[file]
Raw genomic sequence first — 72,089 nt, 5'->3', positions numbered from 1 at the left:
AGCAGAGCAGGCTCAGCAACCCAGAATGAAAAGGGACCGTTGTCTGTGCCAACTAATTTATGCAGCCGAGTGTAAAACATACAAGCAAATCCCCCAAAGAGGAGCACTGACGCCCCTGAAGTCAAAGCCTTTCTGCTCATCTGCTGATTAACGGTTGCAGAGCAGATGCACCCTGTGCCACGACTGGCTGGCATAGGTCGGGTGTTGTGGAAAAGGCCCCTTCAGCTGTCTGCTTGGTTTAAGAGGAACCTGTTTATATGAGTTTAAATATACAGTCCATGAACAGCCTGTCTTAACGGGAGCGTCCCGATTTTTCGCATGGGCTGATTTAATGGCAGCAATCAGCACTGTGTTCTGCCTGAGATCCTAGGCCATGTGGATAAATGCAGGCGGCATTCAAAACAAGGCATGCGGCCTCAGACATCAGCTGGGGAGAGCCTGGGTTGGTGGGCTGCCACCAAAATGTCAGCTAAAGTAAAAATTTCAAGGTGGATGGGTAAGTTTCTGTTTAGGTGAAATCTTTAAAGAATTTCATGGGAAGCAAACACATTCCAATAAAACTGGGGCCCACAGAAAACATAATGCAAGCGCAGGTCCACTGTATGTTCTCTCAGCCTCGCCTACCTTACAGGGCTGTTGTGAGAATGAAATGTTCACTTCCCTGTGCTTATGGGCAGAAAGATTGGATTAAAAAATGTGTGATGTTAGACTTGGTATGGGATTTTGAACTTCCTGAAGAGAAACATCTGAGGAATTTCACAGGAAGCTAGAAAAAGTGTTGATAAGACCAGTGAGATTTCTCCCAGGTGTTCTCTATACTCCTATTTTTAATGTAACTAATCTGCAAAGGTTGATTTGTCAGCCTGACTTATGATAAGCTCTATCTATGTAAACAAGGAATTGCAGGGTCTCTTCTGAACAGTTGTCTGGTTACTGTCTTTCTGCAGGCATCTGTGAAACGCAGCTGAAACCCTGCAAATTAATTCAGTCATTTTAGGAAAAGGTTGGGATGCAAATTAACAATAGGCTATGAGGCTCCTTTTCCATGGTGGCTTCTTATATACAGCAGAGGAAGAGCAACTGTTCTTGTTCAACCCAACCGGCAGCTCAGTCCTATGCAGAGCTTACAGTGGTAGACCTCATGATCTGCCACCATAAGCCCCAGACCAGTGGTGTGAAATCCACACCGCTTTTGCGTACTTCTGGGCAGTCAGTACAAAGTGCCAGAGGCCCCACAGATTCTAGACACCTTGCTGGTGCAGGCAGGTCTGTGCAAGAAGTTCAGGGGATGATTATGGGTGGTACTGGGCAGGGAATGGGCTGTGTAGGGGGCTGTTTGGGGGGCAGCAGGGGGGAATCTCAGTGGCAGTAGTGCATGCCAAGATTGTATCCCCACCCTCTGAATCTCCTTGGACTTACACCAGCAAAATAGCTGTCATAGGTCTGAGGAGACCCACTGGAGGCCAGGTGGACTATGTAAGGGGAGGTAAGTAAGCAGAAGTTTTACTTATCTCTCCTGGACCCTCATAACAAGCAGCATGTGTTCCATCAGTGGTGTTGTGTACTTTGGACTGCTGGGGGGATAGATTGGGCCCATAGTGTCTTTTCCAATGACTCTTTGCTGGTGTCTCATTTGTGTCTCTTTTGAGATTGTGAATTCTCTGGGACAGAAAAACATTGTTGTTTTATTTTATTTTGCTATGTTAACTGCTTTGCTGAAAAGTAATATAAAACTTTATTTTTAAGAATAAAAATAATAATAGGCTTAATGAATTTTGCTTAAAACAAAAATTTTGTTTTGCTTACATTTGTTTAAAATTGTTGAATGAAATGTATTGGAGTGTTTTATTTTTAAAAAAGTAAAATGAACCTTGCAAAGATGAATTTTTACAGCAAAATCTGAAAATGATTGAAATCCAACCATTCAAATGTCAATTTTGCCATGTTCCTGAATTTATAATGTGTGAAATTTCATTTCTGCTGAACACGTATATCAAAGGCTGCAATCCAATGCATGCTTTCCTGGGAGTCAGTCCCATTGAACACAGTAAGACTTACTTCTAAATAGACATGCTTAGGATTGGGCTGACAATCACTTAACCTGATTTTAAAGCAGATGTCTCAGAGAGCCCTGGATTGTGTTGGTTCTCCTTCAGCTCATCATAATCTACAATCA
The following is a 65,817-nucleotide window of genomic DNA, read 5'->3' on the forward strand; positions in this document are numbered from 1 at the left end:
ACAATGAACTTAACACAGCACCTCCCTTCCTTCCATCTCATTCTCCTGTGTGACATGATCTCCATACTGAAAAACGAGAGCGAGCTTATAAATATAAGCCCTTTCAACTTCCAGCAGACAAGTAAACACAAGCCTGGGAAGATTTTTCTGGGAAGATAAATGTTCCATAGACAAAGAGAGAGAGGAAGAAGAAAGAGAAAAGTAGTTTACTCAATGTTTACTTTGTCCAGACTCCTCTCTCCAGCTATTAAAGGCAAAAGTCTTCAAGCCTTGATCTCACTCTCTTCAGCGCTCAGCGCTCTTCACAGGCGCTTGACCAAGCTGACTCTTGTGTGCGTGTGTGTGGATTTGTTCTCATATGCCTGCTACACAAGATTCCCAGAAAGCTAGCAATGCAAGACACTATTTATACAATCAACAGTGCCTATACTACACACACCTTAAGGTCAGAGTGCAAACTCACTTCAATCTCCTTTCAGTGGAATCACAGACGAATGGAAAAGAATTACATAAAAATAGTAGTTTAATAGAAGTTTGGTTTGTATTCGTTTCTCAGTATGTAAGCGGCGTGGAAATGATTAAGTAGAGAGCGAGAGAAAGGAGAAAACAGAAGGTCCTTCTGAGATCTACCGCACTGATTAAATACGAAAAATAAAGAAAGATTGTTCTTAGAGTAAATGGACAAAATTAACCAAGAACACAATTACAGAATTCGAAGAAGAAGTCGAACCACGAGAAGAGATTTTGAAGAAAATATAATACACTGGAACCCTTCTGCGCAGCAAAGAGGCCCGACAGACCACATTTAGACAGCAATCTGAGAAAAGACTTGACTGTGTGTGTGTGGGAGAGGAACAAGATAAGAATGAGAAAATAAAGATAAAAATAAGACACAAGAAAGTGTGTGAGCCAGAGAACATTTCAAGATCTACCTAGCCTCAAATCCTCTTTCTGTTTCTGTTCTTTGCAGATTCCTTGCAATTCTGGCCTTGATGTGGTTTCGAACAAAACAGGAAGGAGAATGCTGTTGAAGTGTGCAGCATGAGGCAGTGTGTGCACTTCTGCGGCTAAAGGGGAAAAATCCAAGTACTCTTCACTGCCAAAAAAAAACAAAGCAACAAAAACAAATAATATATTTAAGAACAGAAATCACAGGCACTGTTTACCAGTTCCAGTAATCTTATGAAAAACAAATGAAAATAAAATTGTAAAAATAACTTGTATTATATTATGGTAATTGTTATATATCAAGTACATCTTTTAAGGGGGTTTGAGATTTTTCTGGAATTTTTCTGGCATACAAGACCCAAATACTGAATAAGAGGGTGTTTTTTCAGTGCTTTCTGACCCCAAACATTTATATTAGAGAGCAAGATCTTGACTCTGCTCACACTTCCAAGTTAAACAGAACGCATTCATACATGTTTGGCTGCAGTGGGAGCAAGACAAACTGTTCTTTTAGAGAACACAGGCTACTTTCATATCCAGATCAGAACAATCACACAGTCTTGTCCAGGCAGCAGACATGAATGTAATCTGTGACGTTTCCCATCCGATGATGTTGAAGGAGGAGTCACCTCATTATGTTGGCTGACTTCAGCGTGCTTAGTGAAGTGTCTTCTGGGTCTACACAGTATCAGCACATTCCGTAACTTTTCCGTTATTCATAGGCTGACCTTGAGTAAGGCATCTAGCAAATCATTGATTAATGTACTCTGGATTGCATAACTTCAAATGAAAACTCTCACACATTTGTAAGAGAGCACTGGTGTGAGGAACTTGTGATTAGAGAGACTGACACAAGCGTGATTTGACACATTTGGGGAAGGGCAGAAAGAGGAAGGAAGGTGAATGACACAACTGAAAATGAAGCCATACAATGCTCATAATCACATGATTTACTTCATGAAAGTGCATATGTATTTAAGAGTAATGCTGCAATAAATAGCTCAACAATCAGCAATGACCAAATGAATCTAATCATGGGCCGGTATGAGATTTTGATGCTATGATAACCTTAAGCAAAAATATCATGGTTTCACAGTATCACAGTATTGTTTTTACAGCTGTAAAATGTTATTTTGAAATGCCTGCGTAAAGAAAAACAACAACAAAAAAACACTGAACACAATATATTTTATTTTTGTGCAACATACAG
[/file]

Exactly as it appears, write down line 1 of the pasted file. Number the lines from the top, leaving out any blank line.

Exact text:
Raw genomic sequence first — 72,089 nt, 5'->3', positions numbered from 1 at the left: